The wickedness of man

I was recently debating with a friend, who also enjoys the study of political science, which political philosopher he most aligns himself with. My friend is a big supporter of Rousseau’s theory that man is inherently good and noble. In the state of nature that Rousseau lays out man’s morality is an inherent trait that keeps him virtuous and uncorrupted. As much as I would like to believe that his characterization of man’s benevolence toward others to be the truth, I am a realist and know this not to be the case. The truth can be found in Thomas Hobbes’s description of man in his state of nature being self-serving and concerned with only his own needs and self-interests. Man then only enters “civil society” because of his desire not to be at war with all, all the time. Civil society can best be described at first as villages, then towns, cities, and eventually sovereign nations or countries. The idea that the union of many is stronger and safer than individuals living apart is where this theory comes from. We give up certain rights in order to guarantee other rights. It is essential to our survival to enter into this social contract. They both agree on that, but that is where it ends and the divergence of their theories begins. Rousseau tries to describe man’s willingness to enter into this contract, as being based on man’s own idea of an understanding that is will create a better place for all. Then eventually the evils and wickedness of society is what eventually corrupts man. On the other hand Hobbes realized the truth, man enters into this social contract out of fear and necessity to stay alive and not out of some understanding of a better good for all. From the beginning man is being selfish and only agrees out of necessity. Which means that what is necessary for his survival today might not be necessary tomorrow, allowing him to break his social contract and act outside the norms of society. If you accept Hobbes’s theory about the true character of man, then you also must accept that in civil society there are those that are still in the “state of natures” he describes that are the miscreants and grifters of our society. Which can easily be seen in all societies. The formation of societies must first establish rules, laws, a police force to enforce the rules, and eventually jails to hold the people that choose not to cooperate.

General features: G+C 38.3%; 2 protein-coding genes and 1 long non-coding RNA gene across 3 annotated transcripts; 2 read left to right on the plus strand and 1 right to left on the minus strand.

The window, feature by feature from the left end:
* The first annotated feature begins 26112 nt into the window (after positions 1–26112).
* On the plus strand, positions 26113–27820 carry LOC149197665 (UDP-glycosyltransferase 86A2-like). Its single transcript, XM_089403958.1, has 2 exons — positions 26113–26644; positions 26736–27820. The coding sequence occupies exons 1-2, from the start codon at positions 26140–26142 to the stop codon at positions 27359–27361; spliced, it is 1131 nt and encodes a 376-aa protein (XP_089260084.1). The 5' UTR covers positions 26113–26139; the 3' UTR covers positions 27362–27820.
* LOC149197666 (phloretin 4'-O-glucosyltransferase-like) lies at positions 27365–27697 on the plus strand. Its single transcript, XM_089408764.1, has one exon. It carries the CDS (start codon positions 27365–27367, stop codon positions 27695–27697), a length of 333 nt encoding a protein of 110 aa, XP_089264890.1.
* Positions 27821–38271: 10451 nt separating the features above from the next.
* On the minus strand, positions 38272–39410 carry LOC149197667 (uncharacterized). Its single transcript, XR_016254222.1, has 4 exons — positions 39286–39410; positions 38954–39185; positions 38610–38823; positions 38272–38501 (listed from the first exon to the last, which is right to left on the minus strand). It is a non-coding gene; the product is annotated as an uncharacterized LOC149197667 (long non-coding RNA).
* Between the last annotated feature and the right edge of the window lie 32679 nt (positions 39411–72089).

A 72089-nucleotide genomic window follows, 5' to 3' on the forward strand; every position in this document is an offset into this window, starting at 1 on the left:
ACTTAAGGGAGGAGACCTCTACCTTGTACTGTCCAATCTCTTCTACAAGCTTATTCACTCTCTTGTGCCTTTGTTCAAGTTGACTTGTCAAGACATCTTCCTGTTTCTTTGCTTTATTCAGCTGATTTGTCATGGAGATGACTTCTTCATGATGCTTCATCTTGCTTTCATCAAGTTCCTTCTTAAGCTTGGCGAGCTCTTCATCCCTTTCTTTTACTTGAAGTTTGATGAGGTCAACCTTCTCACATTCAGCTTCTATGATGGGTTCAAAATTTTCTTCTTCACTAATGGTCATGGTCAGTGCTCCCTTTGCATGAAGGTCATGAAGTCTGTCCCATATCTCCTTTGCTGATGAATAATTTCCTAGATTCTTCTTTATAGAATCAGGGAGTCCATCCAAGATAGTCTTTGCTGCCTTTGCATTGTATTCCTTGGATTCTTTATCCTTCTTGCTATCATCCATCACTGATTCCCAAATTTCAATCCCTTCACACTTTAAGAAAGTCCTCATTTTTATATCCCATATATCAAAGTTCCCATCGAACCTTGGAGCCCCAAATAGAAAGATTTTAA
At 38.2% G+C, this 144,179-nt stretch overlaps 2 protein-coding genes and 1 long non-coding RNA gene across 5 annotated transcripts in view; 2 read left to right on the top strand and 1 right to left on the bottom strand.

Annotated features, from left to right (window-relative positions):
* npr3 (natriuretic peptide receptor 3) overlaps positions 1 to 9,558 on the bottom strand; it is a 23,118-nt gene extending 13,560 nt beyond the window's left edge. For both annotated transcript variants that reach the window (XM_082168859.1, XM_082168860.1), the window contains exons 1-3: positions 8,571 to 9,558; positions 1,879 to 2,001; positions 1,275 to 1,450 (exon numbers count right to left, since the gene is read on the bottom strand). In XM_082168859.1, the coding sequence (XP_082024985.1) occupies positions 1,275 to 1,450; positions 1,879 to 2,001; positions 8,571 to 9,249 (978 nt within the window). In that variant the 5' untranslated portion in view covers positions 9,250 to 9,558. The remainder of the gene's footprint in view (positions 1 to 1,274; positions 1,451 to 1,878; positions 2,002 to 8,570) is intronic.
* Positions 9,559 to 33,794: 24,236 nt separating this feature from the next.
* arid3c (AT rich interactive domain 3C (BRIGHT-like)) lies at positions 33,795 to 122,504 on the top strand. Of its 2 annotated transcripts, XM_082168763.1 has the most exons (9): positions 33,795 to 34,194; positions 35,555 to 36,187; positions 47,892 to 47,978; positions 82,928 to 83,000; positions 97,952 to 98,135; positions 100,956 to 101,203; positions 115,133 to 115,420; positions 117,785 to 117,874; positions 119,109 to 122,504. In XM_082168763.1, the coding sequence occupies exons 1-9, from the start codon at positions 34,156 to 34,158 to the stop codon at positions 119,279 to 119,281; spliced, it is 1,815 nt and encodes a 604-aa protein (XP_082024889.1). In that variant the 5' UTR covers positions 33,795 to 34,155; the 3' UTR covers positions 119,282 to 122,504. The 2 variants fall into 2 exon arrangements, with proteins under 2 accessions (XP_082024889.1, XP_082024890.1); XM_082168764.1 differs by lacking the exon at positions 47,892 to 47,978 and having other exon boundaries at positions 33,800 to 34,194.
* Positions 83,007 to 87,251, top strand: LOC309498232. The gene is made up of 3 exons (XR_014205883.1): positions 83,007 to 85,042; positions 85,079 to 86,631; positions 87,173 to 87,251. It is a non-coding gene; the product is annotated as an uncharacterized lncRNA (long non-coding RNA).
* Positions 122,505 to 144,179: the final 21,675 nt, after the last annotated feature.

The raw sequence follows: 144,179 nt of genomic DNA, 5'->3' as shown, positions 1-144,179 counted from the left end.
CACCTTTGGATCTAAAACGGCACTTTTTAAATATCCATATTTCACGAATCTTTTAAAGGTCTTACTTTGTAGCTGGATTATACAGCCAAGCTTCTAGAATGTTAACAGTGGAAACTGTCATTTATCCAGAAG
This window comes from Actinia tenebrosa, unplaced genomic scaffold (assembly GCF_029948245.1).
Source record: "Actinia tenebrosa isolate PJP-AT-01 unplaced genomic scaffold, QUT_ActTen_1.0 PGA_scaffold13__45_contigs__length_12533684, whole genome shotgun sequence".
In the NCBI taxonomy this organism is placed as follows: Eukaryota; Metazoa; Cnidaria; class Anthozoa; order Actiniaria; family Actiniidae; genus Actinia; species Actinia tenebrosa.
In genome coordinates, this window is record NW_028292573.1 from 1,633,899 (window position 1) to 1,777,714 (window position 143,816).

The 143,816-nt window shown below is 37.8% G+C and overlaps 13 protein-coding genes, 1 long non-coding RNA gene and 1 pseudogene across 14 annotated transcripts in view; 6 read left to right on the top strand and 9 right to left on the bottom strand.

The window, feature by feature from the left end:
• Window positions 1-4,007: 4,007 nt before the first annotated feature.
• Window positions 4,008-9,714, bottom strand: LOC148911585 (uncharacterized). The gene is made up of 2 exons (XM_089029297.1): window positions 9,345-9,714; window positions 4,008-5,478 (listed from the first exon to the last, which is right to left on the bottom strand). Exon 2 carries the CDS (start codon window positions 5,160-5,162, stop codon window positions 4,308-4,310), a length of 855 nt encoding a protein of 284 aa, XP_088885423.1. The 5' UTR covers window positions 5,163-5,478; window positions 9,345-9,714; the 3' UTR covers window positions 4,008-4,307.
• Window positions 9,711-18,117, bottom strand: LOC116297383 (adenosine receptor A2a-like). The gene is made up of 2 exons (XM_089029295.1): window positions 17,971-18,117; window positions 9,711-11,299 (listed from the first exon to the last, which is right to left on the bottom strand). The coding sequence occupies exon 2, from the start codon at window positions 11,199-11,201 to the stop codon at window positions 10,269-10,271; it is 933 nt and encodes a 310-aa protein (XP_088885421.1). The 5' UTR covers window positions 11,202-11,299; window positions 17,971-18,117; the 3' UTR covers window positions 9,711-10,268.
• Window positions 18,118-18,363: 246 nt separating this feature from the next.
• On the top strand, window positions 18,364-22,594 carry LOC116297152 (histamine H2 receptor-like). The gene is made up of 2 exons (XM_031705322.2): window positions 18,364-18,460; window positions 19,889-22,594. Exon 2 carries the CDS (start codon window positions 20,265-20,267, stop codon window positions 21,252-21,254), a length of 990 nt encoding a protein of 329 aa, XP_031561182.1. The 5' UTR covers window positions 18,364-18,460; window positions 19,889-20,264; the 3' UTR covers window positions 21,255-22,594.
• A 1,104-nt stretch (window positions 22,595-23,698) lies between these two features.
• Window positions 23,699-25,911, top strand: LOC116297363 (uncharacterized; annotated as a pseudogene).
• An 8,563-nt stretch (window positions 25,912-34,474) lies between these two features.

After reading an article on line today about a terrible tragedy in the Philippines, I am once again given fodder for my argument proving that Hobbes and I are correct. In the Philippines on Monday a terrible gruesome event occurred. A man by the name of Ismael “Toto” Mangudadatu wanted to run for governor of a town in the southern part of the Philippines. After receiving numerous death threats from the incumbent governor he decided that it would not be safe for him to travel into the city and deliver his nomination himself. He sent his wife, his sisters and some of his children to do it for him, rationalizing that because they are women and children that nothing would be done to them. Once they got into the city, a group of 100-armed men surrounded their motorcade, and absconded with them into the mountains. Remember, this is happening within the city limits. Not one cop, guard, or army troop did anything to help these people as 100-armed men were abducting them. That is a lot of people. I want you to imagine 100 people now surrounding your home. That is a lot of people to go unnoticed through a city with that kind of weaponry. With Isamael’s family members were 12 reporters from “Reporters without Borders.” In all, 21 people were taken into the mountains, and none of them returned. Officials report that they found the bodies, 13 women and 8 men, some beheaded, some raped, all murdered in the jungle. It is reported that the guerrilla force that brutalized and murdered these 21 people are loyal to the current governor of the region, who is a puppet of the president of the Philippines. Does corruption know no bounds?